Obama or Romney: Who Really Has China’s Vote

A rather sloppy article from Foreign Policy is being linked all over the blogsphere that teases by claiming that China wants Romney to win and then backs slowly away from that assertion. But let’s tackle what the article doesn’t.

China needs two things. It needs an American leader with a stable economic policy and a weak foreign policy. China likes Obama’s foreign policy but it hates its stewardship of the domestic economy. China is uneasy when it comes to Romney’s muscular foreign policy talk, but its analysts have told the ChiCom leadership that it’s just election rhetoric. And they probably have a point. Obama’s Asia pivot has come to nothing, but that’s enough to make China a bit uneasy about his foreign policy as well.

But foreign policy plays second fiddle to economic policy. China jumpstarted its way to superpower status by aggressively exploiting the collapse of American manufacturing and the willingness of Americans to buy cheap but substandard production from its industries. The entanglement gave China a rising middle class and turned it into a heavy investor in the American economy.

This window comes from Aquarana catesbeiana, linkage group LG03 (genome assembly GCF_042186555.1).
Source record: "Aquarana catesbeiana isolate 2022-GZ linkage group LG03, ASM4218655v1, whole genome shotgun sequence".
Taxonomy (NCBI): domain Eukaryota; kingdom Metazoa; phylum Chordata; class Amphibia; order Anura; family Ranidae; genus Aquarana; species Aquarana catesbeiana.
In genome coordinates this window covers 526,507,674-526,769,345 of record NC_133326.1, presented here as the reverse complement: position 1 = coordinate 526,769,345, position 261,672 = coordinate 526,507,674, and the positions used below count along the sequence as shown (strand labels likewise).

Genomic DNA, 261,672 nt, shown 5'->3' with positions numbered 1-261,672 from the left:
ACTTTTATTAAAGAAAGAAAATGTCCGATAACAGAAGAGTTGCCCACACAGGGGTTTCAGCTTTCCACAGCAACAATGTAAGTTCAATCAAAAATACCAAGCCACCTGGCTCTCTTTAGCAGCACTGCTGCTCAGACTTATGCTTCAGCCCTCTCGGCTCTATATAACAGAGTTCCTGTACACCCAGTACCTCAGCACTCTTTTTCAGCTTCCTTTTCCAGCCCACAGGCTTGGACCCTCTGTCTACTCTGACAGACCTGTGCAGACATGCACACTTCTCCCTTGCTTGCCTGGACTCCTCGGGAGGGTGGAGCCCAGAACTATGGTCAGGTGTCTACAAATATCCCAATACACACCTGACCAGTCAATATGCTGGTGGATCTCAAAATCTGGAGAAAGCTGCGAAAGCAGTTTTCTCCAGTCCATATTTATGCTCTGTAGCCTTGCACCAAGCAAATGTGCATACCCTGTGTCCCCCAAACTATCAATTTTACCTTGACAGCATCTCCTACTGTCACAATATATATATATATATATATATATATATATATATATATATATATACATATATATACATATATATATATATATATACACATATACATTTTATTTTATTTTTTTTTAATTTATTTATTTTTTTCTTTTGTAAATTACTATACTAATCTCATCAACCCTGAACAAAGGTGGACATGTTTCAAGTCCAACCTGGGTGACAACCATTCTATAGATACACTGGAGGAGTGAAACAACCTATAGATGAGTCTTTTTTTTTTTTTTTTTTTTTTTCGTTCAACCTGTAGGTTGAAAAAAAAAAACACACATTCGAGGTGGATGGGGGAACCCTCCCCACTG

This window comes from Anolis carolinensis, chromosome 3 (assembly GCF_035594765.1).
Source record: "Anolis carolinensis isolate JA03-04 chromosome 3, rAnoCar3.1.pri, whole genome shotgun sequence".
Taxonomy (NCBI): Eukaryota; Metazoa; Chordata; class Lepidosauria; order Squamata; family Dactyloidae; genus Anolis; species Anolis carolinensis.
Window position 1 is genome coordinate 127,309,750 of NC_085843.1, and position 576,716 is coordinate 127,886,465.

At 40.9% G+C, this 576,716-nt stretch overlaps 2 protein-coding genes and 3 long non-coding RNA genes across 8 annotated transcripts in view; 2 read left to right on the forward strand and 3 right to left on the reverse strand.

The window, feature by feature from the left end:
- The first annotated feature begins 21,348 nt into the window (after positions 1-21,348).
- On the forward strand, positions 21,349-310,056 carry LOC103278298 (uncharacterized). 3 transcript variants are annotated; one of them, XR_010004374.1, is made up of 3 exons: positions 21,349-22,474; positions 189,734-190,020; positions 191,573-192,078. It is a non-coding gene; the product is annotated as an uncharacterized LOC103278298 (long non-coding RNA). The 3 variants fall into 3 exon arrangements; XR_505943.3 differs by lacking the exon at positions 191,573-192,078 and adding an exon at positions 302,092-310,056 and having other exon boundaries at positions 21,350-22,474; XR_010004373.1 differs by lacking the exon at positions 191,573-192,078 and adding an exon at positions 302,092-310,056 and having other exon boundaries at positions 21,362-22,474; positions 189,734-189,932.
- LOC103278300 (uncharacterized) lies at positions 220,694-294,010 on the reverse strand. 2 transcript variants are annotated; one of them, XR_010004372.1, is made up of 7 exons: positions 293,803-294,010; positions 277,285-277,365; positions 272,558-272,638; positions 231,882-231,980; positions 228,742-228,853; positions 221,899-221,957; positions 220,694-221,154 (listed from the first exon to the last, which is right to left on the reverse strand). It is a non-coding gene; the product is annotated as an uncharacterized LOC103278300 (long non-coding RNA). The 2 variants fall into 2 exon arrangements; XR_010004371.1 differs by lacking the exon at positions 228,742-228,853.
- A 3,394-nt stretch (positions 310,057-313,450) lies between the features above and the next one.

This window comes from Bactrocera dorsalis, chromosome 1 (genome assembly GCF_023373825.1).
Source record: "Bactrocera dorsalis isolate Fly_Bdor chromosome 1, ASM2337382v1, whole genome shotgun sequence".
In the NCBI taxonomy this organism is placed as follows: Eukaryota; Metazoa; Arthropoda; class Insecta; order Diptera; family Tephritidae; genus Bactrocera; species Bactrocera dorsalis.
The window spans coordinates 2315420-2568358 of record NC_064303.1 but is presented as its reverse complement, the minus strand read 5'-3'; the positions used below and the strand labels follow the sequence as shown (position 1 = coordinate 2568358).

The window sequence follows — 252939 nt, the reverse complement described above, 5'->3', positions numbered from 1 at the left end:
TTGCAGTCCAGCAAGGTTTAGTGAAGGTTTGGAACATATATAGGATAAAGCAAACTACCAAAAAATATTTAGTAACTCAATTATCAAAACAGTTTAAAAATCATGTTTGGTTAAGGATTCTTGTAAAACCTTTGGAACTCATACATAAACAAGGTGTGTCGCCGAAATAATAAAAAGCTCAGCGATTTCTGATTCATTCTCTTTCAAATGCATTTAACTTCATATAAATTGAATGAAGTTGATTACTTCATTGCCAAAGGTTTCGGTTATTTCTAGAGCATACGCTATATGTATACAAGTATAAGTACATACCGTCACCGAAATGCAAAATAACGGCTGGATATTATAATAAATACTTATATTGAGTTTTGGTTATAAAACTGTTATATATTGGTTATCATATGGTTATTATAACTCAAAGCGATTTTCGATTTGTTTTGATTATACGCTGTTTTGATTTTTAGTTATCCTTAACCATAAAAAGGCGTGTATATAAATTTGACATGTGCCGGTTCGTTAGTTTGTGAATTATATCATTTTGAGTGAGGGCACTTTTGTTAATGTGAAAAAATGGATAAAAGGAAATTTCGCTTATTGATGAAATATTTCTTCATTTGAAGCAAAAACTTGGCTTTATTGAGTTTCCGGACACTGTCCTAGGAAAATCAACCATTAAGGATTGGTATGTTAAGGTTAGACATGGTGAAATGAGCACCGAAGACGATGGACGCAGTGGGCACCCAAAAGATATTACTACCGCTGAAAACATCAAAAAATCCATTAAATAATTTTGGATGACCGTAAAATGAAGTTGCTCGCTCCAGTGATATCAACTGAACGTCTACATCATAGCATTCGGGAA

China needs America to keep buying things. It needs its investments in America to maintain their value. And that means it needs an uptick in the American economy. It needs a credible and stable economic manager. And so China does hope that Romney wins.

We discussed previously on The Point why Putin needs Obama to win to keep America from becoming an energy exporter and dealing a final blow to the nationalized Russian energy empire. But China has the opposite agenda. China has much more extensive investments in America and vice versa. China’s elite and America’s elite need mutual prosperity and an American collapse would likely take the already unstable Chinese economy with it.

China’s domestic instability has led its elite to squirrel away fortunes abroad. The ChiCom’s Princelings have natural American connections thanks to the extensive Chinese diaspora in the United States and if everything goes bad, we are their fallback position.

Twenty years from now, China might welcome an America that is in a state of collapse. Right now, China needs an America that has its economic house in order.

  • FPF

    How come O bows to many foreign leaders and looked down upon people who elected him into office?